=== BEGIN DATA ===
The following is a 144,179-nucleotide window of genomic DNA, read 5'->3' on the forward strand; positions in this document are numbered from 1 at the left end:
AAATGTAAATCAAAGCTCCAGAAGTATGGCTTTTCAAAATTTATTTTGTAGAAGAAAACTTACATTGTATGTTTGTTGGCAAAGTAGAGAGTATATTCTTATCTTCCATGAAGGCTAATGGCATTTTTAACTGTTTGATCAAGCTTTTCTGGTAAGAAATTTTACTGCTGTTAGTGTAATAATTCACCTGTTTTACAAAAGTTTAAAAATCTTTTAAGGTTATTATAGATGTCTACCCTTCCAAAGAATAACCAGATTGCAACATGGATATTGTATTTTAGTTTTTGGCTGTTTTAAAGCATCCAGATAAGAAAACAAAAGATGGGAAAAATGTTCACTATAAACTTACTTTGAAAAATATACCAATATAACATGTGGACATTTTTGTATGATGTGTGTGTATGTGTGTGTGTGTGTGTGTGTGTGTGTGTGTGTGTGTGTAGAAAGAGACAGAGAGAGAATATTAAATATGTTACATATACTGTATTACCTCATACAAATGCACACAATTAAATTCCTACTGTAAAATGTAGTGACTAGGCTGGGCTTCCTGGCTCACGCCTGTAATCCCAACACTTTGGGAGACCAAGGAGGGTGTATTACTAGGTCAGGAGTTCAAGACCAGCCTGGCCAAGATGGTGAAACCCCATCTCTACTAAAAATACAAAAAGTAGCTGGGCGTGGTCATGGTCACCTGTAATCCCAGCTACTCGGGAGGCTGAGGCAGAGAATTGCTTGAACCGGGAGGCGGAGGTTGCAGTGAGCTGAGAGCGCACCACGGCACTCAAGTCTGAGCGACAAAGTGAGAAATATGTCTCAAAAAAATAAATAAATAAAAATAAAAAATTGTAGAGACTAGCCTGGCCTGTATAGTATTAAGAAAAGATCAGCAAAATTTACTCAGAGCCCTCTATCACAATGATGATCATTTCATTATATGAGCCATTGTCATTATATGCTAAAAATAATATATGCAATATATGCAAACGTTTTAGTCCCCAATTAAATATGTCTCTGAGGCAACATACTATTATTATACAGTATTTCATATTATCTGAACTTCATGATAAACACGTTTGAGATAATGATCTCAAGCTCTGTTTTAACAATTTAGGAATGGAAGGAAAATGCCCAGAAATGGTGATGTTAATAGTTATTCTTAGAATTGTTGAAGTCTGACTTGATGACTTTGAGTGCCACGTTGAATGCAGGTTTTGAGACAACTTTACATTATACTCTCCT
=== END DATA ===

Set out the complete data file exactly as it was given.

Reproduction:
The following is a 144,179-nucleotide window of genomic DNA, read 5'->3' on the forward strand; positions in this document are numbered from 1 at the left end:
AAATGTAAATCAAAGCTCCAGAAGTATGGCTTTTCAAAATTTATTTTGTAGAAGAAAACTTACATTGTATGTTTGTTGGCAAAGTAGAGAGTATATTCTTATCTTCCATGAAGGCTAATGGCATTTTTAACTGTTTGATCAAGCTTTTCTGGTAAGAAATTTTACTGCTGTTAGTGTAATAATTCACCTGTTTTACAAAAGTTTAAAAATCTTTTAAGGTTATTATAGATGTCTACCCTTCCAAAGAATAACCAGATTGCAACATGGATATTGTATTTTAGTTTTTGGCTGTTTTAAAGCATCCAGATAAGAAAACAAAAGATGGGAAAAATGTTCACTATAAACTTACTTTGAAAAATATACCAATATAACATGTGGACATTTTTGTATGATGTGTGTGTATGTGTGTGTGTGTGTGTGTGTGTGTGTGTGTGTGTGTGTAGAAAGAGACAGAGAGAGAATATTAAATATGTTACATATACTGTATTACCTCATACAAATGCACACAATTAAATTCCTACTGTAAAATGTAGTGACTAGGCTGGGCTTCCTGGCTCACGCCTGTAATCCCAACACTTTGGGAGACCAAGGAGGGTGTATTACTAGGTCAGGAGTTCAAGACCAGCCTGGCCAAGATGGTGAAACCCCATCTCTACTAAAAATACAAAAAGTAGCTGGGCGTGGTCATGGTCACCTGTAATCCCAGCTACTCGGGAGGCTGAGGCAGAGAATTGCTTGAACCGGGAGGCGGAGGTTGCAGTGAGCTGAGAGCGCACCACGGCACTCAAGTCTGAGCGACAAAGTGAGAAATATGTCTCAAAAAAATAAATAAATAAAAATAAAAAATTGTAGAGACTAGCCTGGCCTGTATAGTATTAAGAAAAGATCAGCAAAATTTACTCAGAGCCCTCTATCACAATGATGATCATTTCATTATATGAGCCATTGTCATTATATGCTAAAAATAATATATGCAATATATGCAAACGTTTTAGTCCCCAATTAAATATGTCTCTGAGGCAACATACTATTATTATACAGTATTTCATATTATCTGAACTTCATGATAAACACGTTTGAGATAATGATCTCAAGCTCTGTTTTAACAATTTAGGAATGGAAGGAAAATGCCCAGAAATGGTGATGTTAATAGTTATTCTTAGAATTGTTGAAGTCTGACTTGATGACTTTGAGTGCCACGTTGAATGCAGGTTTTGAGACAACTTTACATTATACTCTCCT